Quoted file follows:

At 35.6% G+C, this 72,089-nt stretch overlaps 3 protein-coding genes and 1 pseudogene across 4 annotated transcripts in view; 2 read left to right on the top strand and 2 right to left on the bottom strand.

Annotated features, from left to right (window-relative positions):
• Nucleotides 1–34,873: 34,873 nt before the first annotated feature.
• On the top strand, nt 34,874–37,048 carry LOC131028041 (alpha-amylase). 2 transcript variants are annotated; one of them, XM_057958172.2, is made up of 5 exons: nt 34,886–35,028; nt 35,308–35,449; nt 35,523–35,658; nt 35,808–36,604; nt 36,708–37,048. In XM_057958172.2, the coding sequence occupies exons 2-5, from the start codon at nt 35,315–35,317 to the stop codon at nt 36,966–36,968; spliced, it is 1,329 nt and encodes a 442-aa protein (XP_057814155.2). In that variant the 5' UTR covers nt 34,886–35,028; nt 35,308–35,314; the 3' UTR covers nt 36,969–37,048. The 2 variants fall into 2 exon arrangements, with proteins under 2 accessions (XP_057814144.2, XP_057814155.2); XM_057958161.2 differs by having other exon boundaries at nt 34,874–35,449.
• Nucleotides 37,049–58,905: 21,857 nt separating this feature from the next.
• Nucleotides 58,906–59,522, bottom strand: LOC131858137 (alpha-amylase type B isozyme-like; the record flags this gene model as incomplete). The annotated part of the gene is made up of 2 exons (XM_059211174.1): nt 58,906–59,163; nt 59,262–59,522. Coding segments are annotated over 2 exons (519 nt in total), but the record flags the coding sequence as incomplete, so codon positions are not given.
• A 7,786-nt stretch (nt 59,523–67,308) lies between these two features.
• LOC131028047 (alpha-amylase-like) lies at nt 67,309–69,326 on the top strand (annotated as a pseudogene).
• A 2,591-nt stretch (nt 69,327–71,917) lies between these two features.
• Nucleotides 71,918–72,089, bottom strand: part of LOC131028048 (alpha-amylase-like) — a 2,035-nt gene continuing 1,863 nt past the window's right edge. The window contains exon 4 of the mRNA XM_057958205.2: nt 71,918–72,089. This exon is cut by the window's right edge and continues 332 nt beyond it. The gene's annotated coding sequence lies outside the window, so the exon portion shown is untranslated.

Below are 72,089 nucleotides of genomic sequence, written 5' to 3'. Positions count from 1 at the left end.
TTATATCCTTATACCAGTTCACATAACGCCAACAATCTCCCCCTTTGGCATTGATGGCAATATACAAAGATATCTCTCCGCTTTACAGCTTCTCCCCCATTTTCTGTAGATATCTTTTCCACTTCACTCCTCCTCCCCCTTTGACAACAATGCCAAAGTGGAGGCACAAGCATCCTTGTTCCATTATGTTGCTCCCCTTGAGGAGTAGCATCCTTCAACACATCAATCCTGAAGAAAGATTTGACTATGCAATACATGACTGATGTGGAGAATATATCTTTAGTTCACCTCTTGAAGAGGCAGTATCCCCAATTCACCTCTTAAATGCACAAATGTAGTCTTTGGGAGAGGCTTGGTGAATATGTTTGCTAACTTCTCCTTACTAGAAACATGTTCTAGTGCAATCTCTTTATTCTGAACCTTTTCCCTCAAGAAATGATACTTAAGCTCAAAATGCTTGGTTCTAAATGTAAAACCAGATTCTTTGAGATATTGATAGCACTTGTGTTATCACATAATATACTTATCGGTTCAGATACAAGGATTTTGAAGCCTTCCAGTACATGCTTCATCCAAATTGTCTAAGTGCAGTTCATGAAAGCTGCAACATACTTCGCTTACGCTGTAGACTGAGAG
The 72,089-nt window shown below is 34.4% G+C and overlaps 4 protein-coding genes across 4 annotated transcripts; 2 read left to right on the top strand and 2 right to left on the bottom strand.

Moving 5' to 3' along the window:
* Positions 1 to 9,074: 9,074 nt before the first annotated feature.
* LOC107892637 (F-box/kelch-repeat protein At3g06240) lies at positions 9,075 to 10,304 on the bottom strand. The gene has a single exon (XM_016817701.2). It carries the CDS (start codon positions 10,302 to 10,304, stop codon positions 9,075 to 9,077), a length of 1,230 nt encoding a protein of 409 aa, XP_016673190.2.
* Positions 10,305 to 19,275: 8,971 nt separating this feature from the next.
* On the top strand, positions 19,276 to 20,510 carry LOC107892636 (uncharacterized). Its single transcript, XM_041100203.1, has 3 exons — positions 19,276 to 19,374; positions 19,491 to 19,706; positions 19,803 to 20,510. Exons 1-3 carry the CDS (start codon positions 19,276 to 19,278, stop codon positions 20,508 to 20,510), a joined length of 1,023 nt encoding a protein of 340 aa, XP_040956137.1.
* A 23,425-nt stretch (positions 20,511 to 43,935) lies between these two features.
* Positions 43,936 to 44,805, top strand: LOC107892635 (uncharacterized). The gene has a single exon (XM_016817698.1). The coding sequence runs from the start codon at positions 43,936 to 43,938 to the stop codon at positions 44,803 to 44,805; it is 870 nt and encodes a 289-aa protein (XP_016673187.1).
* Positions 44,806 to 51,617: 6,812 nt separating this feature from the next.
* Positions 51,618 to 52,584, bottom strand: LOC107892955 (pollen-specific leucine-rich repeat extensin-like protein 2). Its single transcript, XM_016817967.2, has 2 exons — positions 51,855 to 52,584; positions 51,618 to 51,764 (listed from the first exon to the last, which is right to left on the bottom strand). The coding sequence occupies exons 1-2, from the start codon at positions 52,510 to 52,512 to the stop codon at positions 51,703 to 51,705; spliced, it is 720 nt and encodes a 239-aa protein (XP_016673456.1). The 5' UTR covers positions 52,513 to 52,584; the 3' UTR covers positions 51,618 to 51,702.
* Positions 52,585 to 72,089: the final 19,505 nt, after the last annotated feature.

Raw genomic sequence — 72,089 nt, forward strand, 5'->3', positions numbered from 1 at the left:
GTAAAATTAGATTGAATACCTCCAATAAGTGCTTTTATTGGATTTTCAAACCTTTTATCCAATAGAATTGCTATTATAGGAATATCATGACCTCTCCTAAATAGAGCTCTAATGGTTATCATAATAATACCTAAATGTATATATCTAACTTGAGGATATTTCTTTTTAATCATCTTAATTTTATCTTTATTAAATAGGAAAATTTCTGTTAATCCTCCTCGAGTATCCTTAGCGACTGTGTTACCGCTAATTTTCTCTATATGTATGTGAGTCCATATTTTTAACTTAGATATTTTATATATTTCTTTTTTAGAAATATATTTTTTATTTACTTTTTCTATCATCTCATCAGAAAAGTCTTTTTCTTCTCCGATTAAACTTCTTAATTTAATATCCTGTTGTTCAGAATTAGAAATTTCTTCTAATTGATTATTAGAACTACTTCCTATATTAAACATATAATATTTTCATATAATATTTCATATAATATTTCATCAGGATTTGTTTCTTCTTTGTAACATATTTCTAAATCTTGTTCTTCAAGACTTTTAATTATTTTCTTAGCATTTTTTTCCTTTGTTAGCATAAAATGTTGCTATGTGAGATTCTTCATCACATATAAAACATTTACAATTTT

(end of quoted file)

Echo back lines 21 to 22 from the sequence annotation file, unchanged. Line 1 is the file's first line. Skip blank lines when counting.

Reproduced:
* Positions 44,806 to 51,617: 6,812 nt separating this feature from the next.
* Positions 51,618 to 52,584, bottom strand: LOC107892955 (pollen-specific leucine-rich repeat extensin-like protein 2). Its single transcript, XM_016817967.2, has 2 exons — positions 51,855 to 52,584; positions 51,618 to 51,764 (listed from the first exon to the last, which is right to left on the bottom strand). The coding sequence occupies exons 1-2, from the start codon at positions 52,510 to 52,512 to the stop codon at positions 51,703 to 51,705; spliced, it is 720 nt and encodes a 239-aa protein (XP_016673456.1). The 5' UTR covers positions 52,513 to 52,584; the 3' UTR covers positions 51,618 to 51,702.